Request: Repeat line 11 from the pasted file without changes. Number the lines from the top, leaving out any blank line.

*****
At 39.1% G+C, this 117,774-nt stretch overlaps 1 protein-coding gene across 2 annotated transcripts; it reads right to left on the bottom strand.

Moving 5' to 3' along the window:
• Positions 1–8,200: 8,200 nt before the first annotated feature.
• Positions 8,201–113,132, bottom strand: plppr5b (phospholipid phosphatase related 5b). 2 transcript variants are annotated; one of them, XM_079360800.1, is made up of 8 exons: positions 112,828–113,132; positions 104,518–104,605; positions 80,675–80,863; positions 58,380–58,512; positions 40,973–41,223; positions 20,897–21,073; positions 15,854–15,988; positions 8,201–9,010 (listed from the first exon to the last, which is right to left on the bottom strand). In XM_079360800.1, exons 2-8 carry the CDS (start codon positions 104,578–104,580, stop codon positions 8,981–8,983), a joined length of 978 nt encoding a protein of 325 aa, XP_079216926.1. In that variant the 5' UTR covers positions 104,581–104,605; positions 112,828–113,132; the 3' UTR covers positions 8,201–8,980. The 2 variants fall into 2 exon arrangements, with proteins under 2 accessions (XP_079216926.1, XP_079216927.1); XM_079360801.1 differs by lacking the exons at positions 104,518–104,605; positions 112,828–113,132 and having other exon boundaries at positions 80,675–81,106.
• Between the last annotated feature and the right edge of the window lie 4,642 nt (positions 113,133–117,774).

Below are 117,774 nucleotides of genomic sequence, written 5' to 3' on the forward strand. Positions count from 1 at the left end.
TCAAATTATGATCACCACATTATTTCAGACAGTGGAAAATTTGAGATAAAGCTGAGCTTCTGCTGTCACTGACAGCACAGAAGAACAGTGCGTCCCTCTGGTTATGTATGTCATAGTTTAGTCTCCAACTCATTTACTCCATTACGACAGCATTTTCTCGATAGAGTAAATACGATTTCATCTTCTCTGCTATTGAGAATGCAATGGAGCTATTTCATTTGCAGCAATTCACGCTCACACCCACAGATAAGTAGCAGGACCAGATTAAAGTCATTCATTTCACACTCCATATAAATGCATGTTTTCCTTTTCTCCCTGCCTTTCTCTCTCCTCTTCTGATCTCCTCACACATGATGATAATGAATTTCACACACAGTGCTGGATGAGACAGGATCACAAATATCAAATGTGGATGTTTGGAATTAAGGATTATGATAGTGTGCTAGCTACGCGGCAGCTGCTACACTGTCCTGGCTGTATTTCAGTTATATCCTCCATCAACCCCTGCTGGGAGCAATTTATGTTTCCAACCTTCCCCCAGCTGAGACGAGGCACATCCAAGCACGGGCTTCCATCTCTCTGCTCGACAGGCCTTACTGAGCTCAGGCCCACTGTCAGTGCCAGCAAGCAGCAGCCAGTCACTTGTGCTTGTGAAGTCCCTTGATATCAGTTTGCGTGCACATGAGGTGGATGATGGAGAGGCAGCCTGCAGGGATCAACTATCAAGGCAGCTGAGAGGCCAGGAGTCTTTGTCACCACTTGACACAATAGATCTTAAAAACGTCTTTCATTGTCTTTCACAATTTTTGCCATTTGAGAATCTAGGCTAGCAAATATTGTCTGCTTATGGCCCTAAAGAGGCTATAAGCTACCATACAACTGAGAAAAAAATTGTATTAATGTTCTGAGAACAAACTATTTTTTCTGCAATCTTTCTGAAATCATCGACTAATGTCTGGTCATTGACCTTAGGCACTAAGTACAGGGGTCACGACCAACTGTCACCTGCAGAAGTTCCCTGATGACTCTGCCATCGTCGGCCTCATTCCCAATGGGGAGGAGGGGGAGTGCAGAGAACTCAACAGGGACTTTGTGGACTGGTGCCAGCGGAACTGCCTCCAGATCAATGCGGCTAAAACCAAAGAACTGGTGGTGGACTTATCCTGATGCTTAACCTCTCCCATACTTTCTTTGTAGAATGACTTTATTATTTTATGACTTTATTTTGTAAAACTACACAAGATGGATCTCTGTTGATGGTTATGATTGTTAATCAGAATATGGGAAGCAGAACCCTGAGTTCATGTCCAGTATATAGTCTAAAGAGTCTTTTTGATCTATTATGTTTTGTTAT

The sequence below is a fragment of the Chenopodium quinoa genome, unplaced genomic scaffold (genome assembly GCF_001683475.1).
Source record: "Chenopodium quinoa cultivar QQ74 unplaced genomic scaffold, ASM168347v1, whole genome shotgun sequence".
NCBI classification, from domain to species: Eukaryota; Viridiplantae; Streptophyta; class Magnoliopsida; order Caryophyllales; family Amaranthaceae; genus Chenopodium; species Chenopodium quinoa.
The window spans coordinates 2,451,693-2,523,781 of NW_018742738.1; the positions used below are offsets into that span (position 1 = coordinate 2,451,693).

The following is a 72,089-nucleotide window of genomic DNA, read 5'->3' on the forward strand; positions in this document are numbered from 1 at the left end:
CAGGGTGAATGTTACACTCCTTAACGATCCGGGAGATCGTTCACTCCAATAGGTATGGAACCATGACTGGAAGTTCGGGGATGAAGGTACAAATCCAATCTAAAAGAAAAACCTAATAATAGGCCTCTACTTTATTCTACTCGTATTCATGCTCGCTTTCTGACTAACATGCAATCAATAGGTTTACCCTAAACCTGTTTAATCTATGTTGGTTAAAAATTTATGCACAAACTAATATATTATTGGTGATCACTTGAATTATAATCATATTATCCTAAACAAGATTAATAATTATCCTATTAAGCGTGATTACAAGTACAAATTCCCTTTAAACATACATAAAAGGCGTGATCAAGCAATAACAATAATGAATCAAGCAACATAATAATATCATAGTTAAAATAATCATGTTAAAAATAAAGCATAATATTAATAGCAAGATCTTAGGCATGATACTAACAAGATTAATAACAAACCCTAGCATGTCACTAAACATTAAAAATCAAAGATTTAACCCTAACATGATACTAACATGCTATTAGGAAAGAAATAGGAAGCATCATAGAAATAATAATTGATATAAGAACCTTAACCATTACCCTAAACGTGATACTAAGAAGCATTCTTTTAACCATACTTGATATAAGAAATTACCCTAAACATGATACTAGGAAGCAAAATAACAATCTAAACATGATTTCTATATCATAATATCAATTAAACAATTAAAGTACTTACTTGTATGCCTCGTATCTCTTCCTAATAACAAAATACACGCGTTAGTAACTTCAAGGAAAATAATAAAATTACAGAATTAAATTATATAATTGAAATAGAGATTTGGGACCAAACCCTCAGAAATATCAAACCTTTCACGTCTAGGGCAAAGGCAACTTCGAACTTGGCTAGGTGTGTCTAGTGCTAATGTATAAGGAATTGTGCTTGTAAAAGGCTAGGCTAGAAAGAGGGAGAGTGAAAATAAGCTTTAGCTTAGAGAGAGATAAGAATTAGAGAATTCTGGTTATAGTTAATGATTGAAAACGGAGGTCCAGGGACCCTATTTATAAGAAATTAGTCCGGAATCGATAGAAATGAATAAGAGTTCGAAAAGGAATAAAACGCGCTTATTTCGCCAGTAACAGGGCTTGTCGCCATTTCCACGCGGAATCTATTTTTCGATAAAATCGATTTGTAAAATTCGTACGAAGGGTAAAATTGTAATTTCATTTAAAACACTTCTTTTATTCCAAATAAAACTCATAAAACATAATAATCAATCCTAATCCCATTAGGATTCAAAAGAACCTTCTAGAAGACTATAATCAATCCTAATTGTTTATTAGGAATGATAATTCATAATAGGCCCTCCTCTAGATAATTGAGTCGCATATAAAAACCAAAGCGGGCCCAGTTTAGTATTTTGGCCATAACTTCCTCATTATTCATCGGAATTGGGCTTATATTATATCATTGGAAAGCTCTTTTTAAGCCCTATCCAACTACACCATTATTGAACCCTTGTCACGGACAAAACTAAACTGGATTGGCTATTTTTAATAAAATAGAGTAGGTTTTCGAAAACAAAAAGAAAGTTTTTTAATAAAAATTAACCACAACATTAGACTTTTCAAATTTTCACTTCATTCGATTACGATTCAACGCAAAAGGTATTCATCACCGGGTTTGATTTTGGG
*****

The window spans coordinates 2,451,693-2,523,781 of NW_018742738.1; the positions used below are offsets into that span (position 1 = coordinate 2,451,693).